Research library staff members care for millions of rare or unique items in a variety of formats, many of which are primary sources that document contemporary accounts of historical events and later remembrances by eyewitnesses. Items held in the collections include photographs; books; documents such as letters, diaries, business and organizational records, personal and political papers; architectural plans; maps; films and videotapes; oral histories and sound recordings; and periodicals. They cover a wide range of topics and offer opportunities for visitors and researchers to deepen their understanding of the many peoples, places, and events that have shaped Oregon and the Pacific Northwest.
Recognizing Historic and Ongoing Biases in OHS’s Research Library Collections
Founded on December 17, 1898, the Oregon Historical Society has origins as a pioneer memorial association. Much like its predecessor, the Oregon Pioneer Association, early collecting efforts at OHS focused on the pioneer, settler-colonial experience. Today, OHS’s collection development work endeavors to better reflect a broad diversity of experiences and perspectives. But, the biases and omissions of our early collecting continue to remain evident across the library’s collections. OHS’s mission and vision reflect the work we are doing to provide access to resources that offer opportunities for research and reflection on the complexities of Oregon’s history.
Encountering Offensive Content in Library Materials
Library materials may contain offensive, inaccurate, or currently unacceptable terms and ideas that do not represent OHS’s institutional values. These materials may be difficult and uncomfortable to encounter, however, primary sources provide essential documentary evidence of past events. We continue to preserve these materials as part of Oregon’s historical record and to provide important contextual resources for researchers.
Language and Bias in Library Cataloging
Librarians follow specialized standards and best practices when describing collections for public discovery. At times these standards limit the cataloger to rigid controlled vocabularies which may not align with currently preferred terminology. Descriptions used in the research library’s catalog and indexes over the past 120 years may also reflect the biases and insensitivities present at the time they were created. Older collection descriptions may include objectionable language, sometimes copied directly from a material’s creators or donors, which may be lacking context to help researchers better understand why those words are used. In other instances, the information about primary sources may also be incomplete, inaccurate, or unknown.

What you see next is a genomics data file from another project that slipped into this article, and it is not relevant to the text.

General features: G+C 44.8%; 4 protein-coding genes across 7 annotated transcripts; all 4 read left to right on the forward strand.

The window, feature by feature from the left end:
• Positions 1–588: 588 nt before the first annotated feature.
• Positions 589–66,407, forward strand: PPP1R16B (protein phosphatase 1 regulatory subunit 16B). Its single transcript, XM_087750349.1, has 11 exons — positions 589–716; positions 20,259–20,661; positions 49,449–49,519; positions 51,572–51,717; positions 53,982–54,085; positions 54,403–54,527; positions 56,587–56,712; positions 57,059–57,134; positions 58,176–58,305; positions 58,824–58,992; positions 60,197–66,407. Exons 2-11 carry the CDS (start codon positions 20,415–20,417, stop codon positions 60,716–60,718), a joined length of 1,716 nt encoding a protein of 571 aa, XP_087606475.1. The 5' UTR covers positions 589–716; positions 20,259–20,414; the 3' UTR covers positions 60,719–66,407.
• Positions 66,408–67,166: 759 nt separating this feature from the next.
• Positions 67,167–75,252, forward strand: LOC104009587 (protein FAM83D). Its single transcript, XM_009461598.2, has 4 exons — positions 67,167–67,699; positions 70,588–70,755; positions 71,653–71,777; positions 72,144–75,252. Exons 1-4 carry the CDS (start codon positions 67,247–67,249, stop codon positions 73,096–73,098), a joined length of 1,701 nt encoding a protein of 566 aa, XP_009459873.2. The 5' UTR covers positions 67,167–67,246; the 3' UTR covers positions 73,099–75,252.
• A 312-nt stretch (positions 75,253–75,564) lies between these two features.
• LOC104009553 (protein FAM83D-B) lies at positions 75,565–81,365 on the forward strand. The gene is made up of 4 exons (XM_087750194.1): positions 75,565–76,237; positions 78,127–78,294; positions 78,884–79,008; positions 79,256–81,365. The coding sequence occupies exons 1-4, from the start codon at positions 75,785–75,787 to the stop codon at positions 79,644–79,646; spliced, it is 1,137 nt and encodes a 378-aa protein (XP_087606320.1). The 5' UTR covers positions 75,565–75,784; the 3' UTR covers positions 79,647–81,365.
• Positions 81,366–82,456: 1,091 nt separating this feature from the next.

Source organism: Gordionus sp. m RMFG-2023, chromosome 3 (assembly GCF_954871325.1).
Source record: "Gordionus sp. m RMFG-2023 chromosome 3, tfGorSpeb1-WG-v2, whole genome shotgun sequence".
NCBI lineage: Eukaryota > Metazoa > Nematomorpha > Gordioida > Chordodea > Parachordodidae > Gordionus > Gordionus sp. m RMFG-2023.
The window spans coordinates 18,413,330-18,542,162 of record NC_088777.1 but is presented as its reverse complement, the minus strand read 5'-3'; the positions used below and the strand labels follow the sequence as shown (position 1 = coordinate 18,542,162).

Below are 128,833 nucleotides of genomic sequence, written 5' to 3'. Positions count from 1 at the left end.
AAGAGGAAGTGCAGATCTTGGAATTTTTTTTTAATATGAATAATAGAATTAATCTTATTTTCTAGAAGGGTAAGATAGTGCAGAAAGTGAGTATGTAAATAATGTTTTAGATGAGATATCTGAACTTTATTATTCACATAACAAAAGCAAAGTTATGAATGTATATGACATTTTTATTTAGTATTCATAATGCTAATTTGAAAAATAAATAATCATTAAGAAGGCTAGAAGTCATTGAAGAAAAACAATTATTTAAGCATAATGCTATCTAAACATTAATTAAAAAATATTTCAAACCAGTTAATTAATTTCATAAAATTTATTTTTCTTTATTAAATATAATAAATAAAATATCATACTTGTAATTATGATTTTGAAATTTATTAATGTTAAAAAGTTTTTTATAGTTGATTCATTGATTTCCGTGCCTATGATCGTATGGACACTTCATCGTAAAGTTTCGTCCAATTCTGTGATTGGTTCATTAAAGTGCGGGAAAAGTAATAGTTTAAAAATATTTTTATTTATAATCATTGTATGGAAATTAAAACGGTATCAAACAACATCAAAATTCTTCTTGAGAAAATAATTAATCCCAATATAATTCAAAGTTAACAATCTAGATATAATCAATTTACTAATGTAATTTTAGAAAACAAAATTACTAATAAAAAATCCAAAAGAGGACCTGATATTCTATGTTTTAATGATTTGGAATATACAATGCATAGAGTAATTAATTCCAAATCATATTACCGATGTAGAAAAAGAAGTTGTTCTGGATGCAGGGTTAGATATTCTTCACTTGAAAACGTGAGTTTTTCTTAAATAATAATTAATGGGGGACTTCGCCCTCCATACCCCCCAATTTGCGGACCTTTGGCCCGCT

In recent years, research library staff members have worked to develop and adapt new best practices that model a more mindful and empathetic approach. As we implement these practices to create descriptions for new collections, the research library staff is also working to actively enhance and contextualize past descriptions. Reparative cataloging takes thoughtful effort, but over time improves access to and understanding of the research library collections.
Changes Moving Forward
The process of describing library materials accurately is ongoing and requires regular reflection and revision to meet shifting research needs and evolving cultural understanding. When adding new collections and revising past descriptions we commit to investing time in:
- Researching and engaging with communities to understand how they self-identify and define their own histories;
- Evaluating the effects of reusing problematic language to balance research access with potential harm; and
- Striving for transparency by clearly distinguishing between original collection language and library-provided descriptions.
How Can I Help?
We welcome feedback. If you have additional information, concerns, or questions about the way materials in our collections are represented, please contact us at email@example.com.
Connect with Our Collections
We love to learn about the ways our community connects with OHS’s research library collections. Please feel welcome to reach out if you have used our collections in your research or creative project, or if you have discovered more about our collections that you would like to share with us. Sharing user stories that illustrate the value of our collections and research services is a valuable tool as we advocate for our future funding and program development. Send us a note at firstname.lastname@example.org if you have something to share.
Donate to OHS Collections
Donations of materials relevant to Oregon are essential in building our historical record. Visit our Donate to Collections page to learn more about that process.